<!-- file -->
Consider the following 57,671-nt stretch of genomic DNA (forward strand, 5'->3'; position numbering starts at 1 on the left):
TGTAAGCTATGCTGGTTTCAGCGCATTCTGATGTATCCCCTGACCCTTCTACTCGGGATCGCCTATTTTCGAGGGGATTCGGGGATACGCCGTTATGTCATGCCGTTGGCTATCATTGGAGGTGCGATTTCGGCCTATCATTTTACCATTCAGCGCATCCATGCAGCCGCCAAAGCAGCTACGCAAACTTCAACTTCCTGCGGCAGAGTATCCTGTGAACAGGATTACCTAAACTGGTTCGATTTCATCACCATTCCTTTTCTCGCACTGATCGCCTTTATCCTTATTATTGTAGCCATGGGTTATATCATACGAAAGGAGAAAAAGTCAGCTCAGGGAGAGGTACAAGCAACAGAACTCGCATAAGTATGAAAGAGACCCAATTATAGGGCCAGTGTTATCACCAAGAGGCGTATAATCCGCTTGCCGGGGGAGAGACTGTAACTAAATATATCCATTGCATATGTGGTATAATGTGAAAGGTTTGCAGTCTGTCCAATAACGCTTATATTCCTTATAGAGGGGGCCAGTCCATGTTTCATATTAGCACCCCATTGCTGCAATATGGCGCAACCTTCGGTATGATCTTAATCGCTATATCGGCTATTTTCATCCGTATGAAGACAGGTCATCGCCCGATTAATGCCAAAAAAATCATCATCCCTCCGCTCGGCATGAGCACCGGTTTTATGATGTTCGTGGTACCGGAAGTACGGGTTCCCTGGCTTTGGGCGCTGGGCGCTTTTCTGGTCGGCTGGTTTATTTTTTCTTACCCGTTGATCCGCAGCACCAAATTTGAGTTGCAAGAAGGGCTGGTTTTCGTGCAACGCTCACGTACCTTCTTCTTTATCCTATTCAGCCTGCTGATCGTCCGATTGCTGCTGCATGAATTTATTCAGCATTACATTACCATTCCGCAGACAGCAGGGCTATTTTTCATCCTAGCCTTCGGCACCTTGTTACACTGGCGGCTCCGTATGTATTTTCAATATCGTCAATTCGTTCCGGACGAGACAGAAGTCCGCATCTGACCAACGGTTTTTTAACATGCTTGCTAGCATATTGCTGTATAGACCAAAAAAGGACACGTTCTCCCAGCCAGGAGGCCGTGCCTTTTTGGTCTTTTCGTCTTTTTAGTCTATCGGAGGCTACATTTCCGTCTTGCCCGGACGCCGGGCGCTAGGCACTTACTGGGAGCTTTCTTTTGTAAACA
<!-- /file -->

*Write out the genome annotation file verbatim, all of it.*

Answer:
Consider the following 57,671-nt stretch of genomic DNA (forward strand, 5'->3'; position numbering starts at 1 on the left):
TGTAAGCTATGCTGGTTTCAGCGCATTCTGATGTATCCCCTGACCCTTCTACTCGGGATCGCCTATTTTCGAGGGGATTCGGGGATACGCCGTTATGTCATGCCGTTGGCTATCATTGGAGGTGCGATTTCGGCCTATCATTTTACCATTCAGCGCATCCATGCAGCCGCCAAAGCAGCTACGCAAACTTCAACTTCCTGCGGCAGAGTATCCTGTGAACAGGATTACCTAAACTGGTTCGATTTCATCACCATTCCTTTTCTCGCACTGATCGCCTTTATCCTTATTATTGTAGCCATGGGTTATATCATACGAAAGGAGAAAAAGTCAGCTCAGGGAGAGGTACAAGCAACAGAACTCGCATAAGTATGAAAGAGACCCAATTATAGGGCCAGTGTTATCACCAAGAGGCGTATAATCCGCTTGCCGGGGGAGAGACTGTAACTAAATATATCCATTGCATATGTGGTATAATGTGAAAGGTTTGCAGTCTGTCCAATAACGCTTATATTCCTTATAGAGGGGGCCAGTCCATGTTTCATATTAGCACCCCATTGCTGCAATATGGCGCAACCTTCGGTATGATCTTAATCGCTATATCGGCTATTTTCATCCGTATGAAGACAGGTCATCGCCCGATTAATGCCAAAAAAATCATCATCCCTCCGCTCGGCATGAGCACCGGTTTTATGATGTTCGTGGTACCGGAAGTACGGGTTCCCTGGCTTTGGGCGCTGGGCGCTTTTCTGGTCGGCTGGTTTATTTTTTCTTACCCGTTGATCCGCAGCACCAAATTTGAGTTGCAAGAAGGGCTGGTTTTCGTGCAACGCTCACGTACCTTCTTCTTTATCCTATTCAGCCTGCTGATCGTCCGATTGCTGCTGCATGAATTTATTCAGCATTACATTACCATTCCGCAGACAGCAGGGCTATTTTTCATCCTAGCCTTCGGCACCTTGTTACACTGGCGGCTCCGTATGTATTTTCAATATCGTCAATTCGTTCCGGACGAGACAGAAGTCCGCATCTGACCAACGGTTTTTTAACATGCTTGCTAGCATATTGCTGTATAGACCAAAAAAGGACACGTTCTCCCAGCCAGGAGGCCGTGCCTTTTTGGTCTTTTCGTCTTTTTAGTCTATCGGAGGCTACATTTCCGTCTTGCCCGGACGCCGGGCGCTAGGCACTTACTGGGAGCTTTCTTTTGTAAACA